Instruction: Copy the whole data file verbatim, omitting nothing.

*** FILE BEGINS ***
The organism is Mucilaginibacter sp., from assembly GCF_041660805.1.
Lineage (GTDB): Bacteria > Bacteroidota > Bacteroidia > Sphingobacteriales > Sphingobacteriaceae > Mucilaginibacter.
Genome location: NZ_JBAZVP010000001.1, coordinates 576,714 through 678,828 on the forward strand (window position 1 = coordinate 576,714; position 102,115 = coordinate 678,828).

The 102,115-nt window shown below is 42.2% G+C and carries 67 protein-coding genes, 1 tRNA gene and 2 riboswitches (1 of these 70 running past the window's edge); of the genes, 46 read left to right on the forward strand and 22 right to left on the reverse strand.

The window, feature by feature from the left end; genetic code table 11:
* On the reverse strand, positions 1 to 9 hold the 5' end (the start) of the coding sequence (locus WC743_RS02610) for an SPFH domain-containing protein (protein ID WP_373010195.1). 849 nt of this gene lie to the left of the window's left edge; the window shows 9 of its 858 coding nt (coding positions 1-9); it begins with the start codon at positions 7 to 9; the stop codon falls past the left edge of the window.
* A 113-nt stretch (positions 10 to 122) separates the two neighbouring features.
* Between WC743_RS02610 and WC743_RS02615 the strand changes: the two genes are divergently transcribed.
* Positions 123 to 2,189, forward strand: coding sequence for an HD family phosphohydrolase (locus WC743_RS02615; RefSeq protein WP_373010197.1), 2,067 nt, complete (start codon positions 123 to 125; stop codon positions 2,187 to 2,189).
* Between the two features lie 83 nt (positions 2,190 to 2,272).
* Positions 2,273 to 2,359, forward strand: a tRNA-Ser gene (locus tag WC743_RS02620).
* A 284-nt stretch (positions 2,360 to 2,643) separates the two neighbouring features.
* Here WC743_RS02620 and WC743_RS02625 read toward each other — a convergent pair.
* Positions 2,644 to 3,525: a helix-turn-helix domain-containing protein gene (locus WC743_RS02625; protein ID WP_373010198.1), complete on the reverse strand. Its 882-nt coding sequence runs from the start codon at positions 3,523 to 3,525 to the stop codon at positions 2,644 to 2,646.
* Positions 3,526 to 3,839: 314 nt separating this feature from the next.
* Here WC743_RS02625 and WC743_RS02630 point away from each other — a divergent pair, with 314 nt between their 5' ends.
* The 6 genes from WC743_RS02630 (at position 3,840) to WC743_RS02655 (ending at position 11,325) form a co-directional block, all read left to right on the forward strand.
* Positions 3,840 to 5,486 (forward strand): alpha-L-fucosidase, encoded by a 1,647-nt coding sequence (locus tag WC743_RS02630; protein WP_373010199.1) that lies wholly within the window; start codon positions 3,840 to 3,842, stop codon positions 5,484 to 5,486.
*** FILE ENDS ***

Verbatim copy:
The organism is Mucilaginibacter sp., from assembly GCF_041660805.1.
Lineage (GTDB): Bacteria > Bacteroidota > Bacteroidia > Sphingobacteriales > Sphingobacteriaceae > Mucilaginibacter.
Genome location: NZ_JBAZVP010000001.1, coordinates 576,714 through 678,828 on the forward strand (window position 1 = coordinate 576,714; position 102,115 = coordinate 678,828).

The 102,115-nt window shown below is 42.2% G+C and carries 67 protein-coding genes, 1 tRNA gene and 2 riboswitches (1 of these 70 running past the window's edge); of the genes, 46 read left to right on the forward strand and 22 right to left on the reverse strand.

The window, feature by feature from the left end; genetic code table 11:
* On the reverse strand, positions 1 to 9 hold the 5' end (the start) of the coding sequence (locus WC743_RS02610) for an SPFH domain-containing protein (protein ID WP_373010195.1). 849 nt of this gene lie to the left of the window's left edge; the window shows 9 of its 858 coding nt (coding positions 1-9); it begins with the start codon at positions 7 to 9; the stop codon falls past the left edge of the window.
* A 113-nt stretch (positions 10 to 122) separates the two neighbouring features.
* Between WC743_RS02610 and WC743_RS02615 the strand changes: the two genes are divergently transcribed.
* Positions 123 to 2,189, forward strand: coding sequence for an HD family phosphohydrolase (locus WC743_RS02615; RefSeq protein WP_373010197.1), 2,067 nt, complete (start codon positions 123 to 125; stop codon positions 2,187 to 2,189).
* Between the two features lie 83 nt (positions 2,190 to 2,272).
* Positions 2,273 to 2,359, forward strand: a tRNA-Ser gene (locus tag WC743_RS02620).
* A 284-nt stretch (positions 2,360 to 2,643) separates the two neighbouring features.
* Here WC743_RS02620 and WC743_RS02625 read toward each other — a convergent pair.
* Positions 2,644 to 3,525: a helix-turn-helix domain-containing protein gene (locus WC743_RS02625; protein ID WP_373010198.1), complete on the reverse strand. Its 882-nt coding sequence runs from the start codon at positions 3,523 to 3,525 to the stop codon at positions 2,644 to 2,646.
* Positions 3,526 to 3,839: 314 nt separating this feature from the next.
* Here WC743_RS02625 and WC743_RS02630 point away from each other — a divergent pair, with 314 nt between their 5' ends.
* The 6 genes from WC743_RS02630 (at position 3,840) to WC743_RS02655 (ending at position 11,325) form a co-directional block, all read left to right on the forward strand.
* Positions 3,840 to 5,486 (forward strand): alpha-L-fucosidase, encoded by a 1,647-nt coding sequence (locus tag WC743_RS02630; protein WP_373010199.1) that lies wholly within the window; start codon positions 3,840 to 3,842, stop codon positions 5,484 to 5,486.